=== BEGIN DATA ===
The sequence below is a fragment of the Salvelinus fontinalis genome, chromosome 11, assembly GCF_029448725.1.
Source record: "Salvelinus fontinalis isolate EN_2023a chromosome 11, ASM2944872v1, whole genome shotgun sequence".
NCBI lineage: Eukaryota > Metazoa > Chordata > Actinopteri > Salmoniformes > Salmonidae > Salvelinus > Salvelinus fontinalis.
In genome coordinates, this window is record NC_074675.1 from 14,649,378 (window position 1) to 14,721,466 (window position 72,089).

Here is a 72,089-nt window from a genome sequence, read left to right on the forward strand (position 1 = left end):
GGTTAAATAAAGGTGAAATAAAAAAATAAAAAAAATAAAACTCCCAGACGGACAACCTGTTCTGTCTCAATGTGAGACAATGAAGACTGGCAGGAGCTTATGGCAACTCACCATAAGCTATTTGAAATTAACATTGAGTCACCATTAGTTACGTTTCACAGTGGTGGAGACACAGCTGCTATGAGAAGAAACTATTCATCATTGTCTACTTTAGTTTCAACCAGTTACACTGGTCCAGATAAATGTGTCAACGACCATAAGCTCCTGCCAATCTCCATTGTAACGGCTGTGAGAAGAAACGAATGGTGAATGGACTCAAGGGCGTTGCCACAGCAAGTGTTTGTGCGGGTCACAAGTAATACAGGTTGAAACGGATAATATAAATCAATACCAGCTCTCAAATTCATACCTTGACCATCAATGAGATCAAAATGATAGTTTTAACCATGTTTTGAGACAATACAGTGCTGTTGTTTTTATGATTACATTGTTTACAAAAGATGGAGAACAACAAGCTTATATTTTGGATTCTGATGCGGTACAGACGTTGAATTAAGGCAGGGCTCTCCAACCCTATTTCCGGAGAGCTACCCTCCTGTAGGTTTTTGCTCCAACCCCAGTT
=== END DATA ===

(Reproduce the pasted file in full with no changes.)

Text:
The sequence below is a fragment of the Salvelinus fontinalis genome, chromosome 11, assembly GCF_029448725.1.
Source record: "Salvelinus fontinalis isolate EN_2023a chromosome 11, ASM2944872v1, whole genome shotgun sequence".
NCBI lineage: Eukaryota > Metazoa > Chordata > Actinopteri > Salmoniformes > Salmonidae > Salvelinus > Salvelinus fontinalis.
In genome coordinates, this window is record NC_074675.1 from 14,649,378 (window position 1) to 14,721,466 (window position 72,089).

Here is a 72,089-nt window from a genome sequence, read left to right on the forward strand (position 1 = left end):
GGTTAAATAAAGGTGAAATAAAAAAATAAAAAAAATAAAACTCCCAGACGGACAACCTGTTCTGTCTCAATGTGAGACAATGAAGACTGGCAGGAGCTTATGGCAACTCACCATAAGCTATTTGAAATTAACATTGAGTCACCATTAGTTACGTTTCACAGTGGTGGAGACACAGCTGCTATGAGAAGAAACTATTCATCATTGTCTACTTTAGTTTCAACCAGTTACACTGGTCCAGATAAATGTGTCAACGACCATAAGCTCCTGCCAATCTCCATTGTAACGGCTGTGAGAAGAAACGAATGGTGAATGGACTCAAGGGCGTTGCCACAGCAAGTGTTTGTGCGGGTCACAAGTAATACAGGTTGAAACGGATAATATAAATCAATACCAGCTCTCAAATTCATACCTTGACCATCAATGAGATCAAAATGATAGTTTTAACCATGTTTTGAGACAATACAGTGCTGTTGTTTTTATGATTACATTGTTTACAAAAGATGGAGAACAACAAGCTTATATTTTGGATTCTGATGCGGTACAGACGTTGAATTAAGGCAGGGCTCTCCAACCCTATTTCCGGAGAGCTACCCTCCTGTAGGTTTTTGCTCCAACCCCAGTT